How To Be Recession-Oblivious
Some people say we’re heading toward a recession—and they’re right. In this episode, Dan Sullivan and Shannon Waller talk about what entrepreneurs can do so that they not only won’t suffer when the recession hits but will actually make even greater progress than before.
Here's some of what you'll learn in this episode:
- Why another recession is inevitable.
- What really goes on during a recession.
- How a recession is a correction.
- Insights from Dan’s experience of past recessions.
- How the value of higher education has drastically changed.
- What will eventually end the coming recession.
- Why the best possible things happen during bad times.
What the world needs is people who know how to do something that actually creates value.
Recessions are a natural phase of economic, commercial, and technological growth.
When you have a jump in productivity, that’s a growth market, which is the opposite of a recessionary market.
A recessionary market happens when too many people are being overpaid for what's being created.
Recessions immediately force the fact that some things aren’t going to make it in the future.
Conditions due to COVID have permanently undermined the global supply chain networks.
We're going to be in recessionary and inflationary conditions for at least a decade.
Supply chains that are providing almost everything just in time on a global basis are getting strained to produce more and more results with less and less backup.
The number one cause of the recession are the institutes of higher education. And this is because they're being paid to educate people in worthless skills.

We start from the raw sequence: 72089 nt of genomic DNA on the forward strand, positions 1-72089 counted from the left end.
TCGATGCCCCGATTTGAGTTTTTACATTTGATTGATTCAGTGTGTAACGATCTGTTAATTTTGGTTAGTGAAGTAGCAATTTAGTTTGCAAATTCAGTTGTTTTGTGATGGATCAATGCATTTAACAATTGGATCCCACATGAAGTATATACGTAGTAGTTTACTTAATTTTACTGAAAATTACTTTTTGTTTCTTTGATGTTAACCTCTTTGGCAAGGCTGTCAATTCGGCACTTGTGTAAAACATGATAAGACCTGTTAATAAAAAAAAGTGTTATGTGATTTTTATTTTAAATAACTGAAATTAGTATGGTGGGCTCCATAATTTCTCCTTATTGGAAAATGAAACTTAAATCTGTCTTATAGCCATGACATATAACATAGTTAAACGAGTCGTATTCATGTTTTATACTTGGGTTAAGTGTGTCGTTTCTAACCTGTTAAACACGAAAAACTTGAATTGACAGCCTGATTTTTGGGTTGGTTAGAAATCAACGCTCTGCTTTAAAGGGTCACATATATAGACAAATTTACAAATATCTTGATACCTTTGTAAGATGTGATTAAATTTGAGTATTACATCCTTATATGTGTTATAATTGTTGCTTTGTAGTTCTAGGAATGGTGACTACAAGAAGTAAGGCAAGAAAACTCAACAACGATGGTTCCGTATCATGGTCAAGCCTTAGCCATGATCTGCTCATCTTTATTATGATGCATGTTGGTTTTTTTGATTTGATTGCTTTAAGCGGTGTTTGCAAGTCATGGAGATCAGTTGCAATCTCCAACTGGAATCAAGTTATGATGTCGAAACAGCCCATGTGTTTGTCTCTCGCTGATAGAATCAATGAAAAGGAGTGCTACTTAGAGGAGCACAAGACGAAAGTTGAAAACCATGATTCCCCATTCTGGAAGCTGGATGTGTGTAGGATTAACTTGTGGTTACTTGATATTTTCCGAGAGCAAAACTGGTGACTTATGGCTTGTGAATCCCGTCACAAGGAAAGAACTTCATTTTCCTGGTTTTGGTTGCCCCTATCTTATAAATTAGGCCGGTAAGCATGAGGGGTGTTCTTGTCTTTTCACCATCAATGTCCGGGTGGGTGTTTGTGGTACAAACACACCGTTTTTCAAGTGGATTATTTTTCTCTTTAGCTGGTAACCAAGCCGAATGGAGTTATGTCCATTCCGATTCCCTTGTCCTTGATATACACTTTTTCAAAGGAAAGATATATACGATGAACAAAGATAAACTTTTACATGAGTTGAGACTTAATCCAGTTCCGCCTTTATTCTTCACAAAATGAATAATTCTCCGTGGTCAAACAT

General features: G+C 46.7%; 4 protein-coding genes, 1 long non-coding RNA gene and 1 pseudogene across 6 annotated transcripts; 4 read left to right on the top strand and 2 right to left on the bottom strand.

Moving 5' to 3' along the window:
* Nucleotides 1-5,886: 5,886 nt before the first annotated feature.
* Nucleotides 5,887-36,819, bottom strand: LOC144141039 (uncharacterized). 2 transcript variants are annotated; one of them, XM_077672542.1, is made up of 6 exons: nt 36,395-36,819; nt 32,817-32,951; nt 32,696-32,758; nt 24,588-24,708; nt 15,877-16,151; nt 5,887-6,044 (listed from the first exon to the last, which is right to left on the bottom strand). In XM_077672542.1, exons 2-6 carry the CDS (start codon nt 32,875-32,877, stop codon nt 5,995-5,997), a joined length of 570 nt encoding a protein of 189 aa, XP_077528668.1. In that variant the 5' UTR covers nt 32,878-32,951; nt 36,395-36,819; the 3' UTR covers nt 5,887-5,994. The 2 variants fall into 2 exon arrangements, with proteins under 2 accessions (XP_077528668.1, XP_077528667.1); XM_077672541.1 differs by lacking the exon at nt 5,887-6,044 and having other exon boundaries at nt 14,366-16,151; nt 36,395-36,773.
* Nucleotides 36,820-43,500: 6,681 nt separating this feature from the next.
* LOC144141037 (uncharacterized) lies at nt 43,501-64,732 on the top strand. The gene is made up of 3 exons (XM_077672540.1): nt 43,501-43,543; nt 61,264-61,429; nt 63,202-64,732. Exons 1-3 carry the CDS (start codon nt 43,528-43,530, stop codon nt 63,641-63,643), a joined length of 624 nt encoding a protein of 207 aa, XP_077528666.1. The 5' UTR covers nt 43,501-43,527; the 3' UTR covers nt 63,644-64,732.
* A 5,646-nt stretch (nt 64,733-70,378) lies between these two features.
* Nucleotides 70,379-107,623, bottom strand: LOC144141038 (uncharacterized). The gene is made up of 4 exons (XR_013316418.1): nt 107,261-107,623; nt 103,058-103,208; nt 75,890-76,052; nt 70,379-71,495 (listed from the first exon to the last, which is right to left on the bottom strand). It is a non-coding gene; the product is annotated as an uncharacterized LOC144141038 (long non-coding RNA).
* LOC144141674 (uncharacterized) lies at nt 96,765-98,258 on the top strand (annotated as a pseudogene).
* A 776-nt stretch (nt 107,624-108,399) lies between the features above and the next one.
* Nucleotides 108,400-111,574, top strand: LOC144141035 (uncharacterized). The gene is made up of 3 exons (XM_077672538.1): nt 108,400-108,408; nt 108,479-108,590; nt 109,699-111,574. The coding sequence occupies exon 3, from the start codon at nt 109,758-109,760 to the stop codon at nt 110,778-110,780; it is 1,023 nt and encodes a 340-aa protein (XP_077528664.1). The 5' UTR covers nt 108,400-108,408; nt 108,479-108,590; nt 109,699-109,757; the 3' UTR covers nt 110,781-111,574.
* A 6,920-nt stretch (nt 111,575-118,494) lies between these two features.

Visual Thinking by Temple Grandin
Blog: “The 3 Most Important Questions For Growth As An Entrepreneur”
Shannon Waller: Hi, Shannon Waller here, and welcome to Inside Strategic Coach with Dan Sullivan. Dan, there’s been a lot of talk, questions, concern about a potential upcoming recession. I wanted to talk to you about that and get your take. So, what are your thoughts on what’s happening in the word? I love how you peruse a cajillion sites. You’re very up to date on the news. I’d love to get your insight into, is there going to be one? If so, what can people do about it?
Dan Sullivan: Well yes, there’s going to be one, because it’s a natural phase of economic, commercial, technological growth. There’s a phase where something brand new is being created, and it’s more valuable than what presently exists. Not only that, but it creates all sorts of new value. Therefore, there’s a jump in productivity. When you have that, you have a growth market, which is the opposite of a recessionary market. A recessionary market happens when it becomes measurable that too many people are being overpaid for what’s being created.
Shannon Waller: Interesting.